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Variety is the spice of life. Why not step outside your comfort zone and grow something unusual in your garden? Here are some extraordinary suggestions.We gardeners have our favorite plants and we grow them as staples in our gardens. We can’t imagine not growing them. For me, these include peonies, roses, daffodils and hostas. But we also are drawn to the unusual and the less commonly available plants ...>> read “Out of the Ordinary: New Choices for Your Garden”
Whether or not you believe in fairies, you can create a garden for these mythical creatures in a small space filled with shrub roses, foxgloves, pansies and dainty, adorable ‘fairy flowers.’ It is a perfect project for a children’s garden, too. Some people argue that fairies are real creatures from the kingdom of the elementals. Some people don’t believe it for a second ...>> read “Build a (Real?) Fairy Garden”
They don’t have their photos hanging on the post office walls, but these garden pests are notorious. Here are the ‘Most Wanted’ of the Midwest garden, their rap sheets and how to bring them to justice ...>> read “10 Most (Un)Wanted Pests and What to Do about Them”
Learn this new tune and change the way you water your garden. With apologies to musician Paul Simon, there must be 50 ways to leave your water. Just slip out the back, door; make a new plan, man; you don’t need to drag hose, Boz, just listen to me ...>> read “50 Ways to Leave Your Water”
Just as they review their yearly financial statement, many gardeners do a plant assessment as they consider their gardens for the following year. This is no different than the trialing done at the Gardens at Ball Horticultural. The few new varieties that follow have been chosen from the broad range of annuals (plus one crossover perennial) that are available for the 2012 market.>> read “The Annual Review”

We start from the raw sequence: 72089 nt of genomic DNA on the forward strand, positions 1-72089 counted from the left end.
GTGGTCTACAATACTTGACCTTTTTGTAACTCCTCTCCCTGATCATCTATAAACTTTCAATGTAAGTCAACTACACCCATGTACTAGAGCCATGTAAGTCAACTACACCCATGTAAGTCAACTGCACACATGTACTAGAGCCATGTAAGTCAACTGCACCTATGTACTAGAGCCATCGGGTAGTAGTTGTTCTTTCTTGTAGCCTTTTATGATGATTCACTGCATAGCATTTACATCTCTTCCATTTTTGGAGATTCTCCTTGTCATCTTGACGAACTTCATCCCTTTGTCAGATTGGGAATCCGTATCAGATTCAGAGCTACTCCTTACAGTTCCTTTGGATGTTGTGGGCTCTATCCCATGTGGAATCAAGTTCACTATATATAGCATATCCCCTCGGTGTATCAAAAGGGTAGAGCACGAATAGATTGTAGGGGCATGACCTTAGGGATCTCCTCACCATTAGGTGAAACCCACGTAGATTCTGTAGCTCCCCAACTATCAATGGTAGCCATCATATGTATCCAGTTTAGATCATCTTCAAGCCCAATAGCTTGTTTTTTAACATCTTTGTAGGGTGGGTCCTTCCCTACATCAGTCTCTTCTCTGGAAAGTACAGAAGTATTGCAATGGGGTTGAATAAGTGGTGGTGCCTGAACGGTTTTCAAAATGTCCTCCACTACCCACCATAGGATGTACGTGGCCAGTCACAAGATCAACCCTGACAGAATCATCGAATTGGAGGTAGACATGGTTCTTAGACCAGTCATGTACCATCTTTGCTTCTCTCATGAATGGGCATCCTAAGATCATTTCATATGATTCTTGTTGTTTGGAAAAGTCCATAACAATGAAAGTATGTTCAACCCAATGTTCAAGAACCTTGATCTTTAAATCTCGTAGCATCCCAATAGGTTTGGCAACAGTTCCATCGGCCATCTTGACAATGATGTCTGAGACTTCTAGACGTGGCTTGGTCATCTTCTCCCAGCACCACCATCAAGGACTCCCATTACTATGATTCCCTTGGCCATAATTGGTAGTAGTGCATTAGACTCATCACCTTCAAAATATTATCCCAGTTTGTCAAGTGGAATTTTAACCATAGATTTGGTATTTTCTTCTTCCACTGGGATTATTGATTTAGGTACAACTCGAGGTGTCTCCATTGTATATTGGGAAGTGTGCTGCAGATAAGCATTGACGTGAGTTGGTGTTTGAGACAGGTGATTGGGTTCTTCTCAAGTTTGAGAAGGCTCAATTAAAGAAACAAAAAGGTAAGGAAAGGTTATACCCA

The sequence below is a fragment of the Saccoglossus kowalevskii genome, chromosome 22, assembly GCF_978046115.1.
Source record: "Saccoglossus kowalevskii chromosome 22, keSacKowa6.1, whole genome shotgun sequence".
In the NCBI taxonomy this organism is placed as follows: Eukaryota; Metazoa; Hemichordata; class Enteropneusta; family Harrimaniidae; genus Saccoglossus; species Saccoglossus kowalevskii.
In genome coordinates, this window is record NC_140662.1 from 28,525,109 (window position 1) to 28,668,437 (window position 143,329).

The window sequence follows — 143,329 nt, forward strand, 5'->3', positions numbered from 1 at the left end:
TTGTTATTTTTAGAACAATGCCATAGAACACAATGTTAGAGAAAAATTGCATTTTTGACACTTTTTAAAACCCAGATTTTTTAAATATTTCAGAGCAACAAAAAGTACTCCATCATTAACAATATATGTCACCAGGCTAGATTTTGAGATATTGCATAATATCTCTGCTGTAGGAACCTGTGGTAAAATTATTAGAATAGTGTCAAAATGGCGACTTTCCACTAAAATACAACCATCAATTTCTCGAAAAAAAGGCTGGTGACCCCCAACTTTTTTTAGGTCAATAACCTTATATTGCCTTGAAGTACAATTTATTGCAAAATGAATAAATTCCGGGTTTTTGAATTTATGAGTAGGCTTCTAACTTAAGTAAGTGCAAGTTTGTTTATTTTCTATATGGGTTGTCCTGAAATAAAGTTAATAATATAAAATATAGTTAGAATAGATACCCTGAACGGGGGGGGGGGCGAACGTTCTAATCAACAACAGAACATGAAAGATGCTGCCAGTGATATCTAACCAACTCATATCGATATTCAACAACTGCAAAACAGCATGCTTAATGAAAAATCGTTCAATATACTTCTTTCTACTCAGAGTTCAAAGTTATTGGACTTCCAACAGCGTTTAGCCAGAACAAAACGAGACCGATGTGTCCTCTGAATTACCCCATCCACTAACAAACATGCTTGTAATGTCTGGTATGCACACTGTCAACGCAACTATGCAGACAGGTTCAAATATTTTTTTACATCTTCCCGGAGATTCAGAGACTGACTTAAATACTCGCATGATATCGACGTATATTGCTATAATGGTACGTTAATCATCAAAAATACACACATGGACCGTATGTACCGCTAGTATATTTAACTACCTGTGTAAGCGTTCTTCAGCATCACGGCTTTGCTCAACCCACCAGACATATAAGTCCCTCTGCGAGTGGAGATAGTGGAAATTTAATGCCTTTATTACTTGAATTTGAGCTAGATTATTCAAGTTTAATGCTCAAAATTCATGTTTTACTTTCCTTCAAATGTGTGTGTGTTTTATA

Now that 2013 is drawing to a close, it is time to think about next year. New plants and new varieties are introduced every year. The new versions may be more disease resistant, cold tolerant, have bigger fruit or even flowers in a new color.
Try These in 2014 ...
Midwestern gardeners can ‘visit’ the Italian countryside by growing Umbrian plants – cyclamen of all kinds and colors, wisteria that scrambles up walls and trellises, ‘wild’ grape hyacinth and treasured tree peonies are just a few. Here’s where to start your trip ...>> read “From the Mediterranean to Midwestern Gardens”
Rain barrels are not a new concept. However, based on the many benefits they offer, it is surprising that they are not more commonly used. I have had my rain barrels now for three years and would highly recommend them to any gardener looking to conserve water by harnessing what nature provides.>> read “Conserving Water with Rain Barrels”
Roses have been cultivated for many centuries, but according to legend it was Empress Josephine who created the modern rose garden. Her ambition was to acquire every known variety, and her collection was laid out in orderly rows. Now 200 years later, many rose gardens are still planted out in this style ...>> read “Build a Better Rose Garden”
If you have a strong desire for traveling and a love of horticulture, you may want to consider visiting some premier gardens on your next trip. Our country has numerous exceptional horticultural gardens that are worth going out of your way to explore. I am going to highlight some of my favorites in the Midwest and on the East Coast, and hopefully you will have the chance to work these gems into your travels this year or in the near future ...>> read “Take a Garden Tour Vacation”
If you are looking for a winter crop that is easy to grow indoors and adds freshness and nutrition to many dishes, grow microgreens. Microgreens are the seedlings of many of the greens and other vegetables we commonly grow in the garden, harvested when the plants have grown just one set of true leaves ...>> read “Growing Microgreens” #Advice #Winter
And your daylilies, pansies, nasturtiums …
And your daylilies, pansies, nasturtiums … there are several beautiful common flowers in your ornamental garden that can add flavor to your food and add color as a garnish. Here’s where to start. Did you know that roses are red and edible too? Well not all roses are red, but they are edible and most definitely delicious too. I didn’t know that until I took a trip to England and Wales in 1999 with two girlfriends on a whirlwind tour of English and Welsh gardens ...>> read “You Can Eat Your Roses!”